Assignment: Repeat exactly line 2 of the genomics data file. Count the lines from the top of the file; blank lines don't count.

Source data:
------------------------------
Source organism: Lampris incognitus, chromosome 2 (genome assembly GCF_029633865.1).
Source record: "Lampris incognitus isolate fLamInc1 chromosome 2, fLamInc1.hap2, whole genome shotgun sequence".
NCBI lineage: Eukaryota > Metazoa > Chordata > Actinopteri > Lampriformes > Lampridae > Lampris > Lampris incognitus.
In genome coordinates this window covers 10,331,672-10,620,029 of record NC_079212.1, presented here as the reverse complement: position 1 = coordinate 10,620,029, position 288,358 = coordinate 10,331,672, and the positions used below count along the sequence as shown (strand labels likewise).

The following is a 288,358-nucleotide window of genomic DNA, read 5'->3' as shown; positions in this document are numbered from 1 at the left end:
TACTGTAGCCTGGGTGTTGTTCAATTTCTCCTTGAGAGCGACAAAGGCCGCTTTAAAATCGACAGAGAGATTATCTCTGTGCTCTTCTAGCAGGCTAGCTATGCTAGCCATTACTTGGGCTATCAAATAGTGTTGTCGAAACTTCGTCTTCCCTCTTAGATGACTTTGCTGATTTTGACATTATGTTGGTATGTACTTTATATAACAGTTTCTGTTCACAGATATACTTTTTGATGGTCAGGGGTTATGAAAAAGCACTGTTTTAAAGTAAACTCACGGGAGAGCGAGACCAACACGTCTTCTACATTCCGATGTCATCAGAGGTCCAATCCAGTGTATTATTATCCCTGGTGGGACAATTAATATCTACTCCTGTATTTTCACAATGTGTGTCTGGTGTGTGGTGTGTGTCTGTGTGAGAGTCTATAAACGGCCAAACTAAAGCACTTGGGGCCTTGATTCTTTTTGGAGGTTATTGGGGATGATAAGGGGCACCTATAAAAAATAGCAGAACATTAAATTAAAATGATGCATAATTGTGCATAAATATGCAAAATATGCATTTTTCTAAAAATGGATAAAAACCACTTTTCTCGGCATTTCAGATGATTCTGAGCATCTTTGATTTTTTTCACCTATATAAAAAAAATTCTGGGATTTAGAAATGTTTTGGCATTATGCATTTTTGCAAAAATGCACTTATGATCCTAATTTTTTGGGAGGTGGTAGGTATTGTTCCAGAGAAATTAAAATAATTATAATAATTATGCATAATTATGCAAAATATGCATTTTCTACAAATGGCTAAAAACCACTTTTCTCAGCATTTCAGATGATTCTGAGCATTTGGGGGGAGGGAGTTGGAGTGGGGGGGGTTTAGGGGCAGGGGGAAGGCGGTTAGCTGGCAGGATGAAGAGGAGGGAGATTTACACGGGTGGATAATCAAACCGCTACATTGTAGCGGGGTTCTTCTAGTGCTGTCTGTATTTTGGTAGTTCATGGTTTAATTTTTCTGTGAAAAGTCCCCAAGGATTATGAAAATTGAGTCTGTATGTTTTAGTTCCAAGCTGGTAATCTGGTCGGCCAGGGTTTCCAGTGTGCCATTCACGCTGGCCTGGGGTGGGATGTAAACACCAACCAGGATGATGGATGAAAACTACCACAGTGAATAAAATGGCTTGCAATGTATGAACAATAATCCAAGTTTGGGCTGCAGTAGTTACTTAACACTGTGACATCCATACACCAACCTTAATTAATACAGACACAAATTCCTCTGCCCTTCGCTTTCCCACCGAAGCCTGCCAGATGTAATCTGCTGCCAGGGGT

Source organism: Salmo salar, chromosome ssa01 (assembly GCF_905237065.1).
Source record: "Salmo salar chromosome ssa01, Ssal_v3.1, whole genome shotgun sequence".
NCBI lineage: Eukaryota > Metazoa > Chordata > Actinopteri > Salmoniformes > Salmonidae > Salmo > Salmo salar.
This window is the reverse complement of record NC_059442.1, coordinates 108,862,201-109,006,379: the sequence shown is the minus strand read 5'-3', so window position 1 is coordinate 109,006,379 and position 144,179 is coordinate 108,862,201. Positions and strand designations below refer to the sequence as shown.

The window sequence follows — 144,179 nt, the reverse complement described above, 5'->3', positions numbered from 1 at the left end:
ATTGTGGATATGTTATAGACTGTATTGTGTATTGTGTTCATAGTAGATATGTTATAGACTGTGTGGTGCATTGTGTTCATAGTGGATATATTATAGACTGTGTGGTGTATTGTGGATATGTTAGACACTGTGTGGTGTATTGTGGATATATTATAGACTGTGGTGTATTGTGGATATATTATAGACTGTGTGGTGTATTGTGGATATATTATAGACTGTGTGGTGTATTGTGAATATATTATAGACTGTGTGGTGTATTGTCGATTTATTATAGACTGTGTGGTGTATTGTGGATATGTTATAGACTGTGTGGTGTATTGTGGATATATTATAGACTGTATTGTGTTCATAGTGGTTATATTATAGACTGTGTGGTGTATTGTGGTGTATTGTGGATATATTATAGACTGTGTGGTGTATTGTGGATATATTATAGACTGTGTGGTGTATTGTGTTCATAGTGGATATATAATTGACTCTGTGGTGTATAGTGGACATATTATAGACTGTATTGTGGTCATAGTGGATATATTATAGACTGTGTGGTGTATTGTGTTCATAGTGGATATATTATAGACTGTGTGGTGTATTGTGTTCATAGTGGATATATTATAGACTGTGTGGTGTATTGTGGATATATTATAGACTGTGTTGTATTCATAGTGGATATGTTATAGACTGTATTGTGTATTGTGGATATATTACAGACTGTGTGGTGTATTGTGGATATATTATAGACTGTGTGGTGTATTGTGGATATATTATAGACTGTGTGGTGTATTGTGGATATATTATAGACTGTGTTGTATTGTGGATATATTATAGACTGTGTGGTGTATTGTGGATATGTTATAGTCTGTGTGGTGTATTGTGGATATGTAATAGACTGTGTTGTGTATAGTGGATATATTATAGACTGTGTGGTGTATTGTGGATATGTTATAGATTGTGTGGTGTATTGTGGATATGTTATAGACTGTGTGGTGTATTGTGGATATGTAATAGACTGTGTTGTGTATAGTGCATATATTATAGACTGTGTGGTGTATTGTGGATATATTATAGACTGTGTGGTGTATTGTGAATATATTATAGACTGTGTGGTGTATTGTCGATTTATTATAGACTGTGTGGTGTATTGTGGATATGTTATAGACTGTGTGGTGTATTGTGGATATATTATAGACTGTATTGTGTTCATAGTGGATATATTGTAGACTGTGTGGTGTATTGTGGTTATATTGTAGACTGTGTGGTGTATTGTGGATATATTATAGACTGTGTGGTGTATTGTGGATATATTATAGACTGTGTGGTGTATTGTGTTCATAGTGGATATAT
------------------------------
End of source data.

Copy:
Source record: "Lampris incognitus isolate fLamInc1 chromosome 2, fLamInc1.hap2, whole genome shotgun sequence".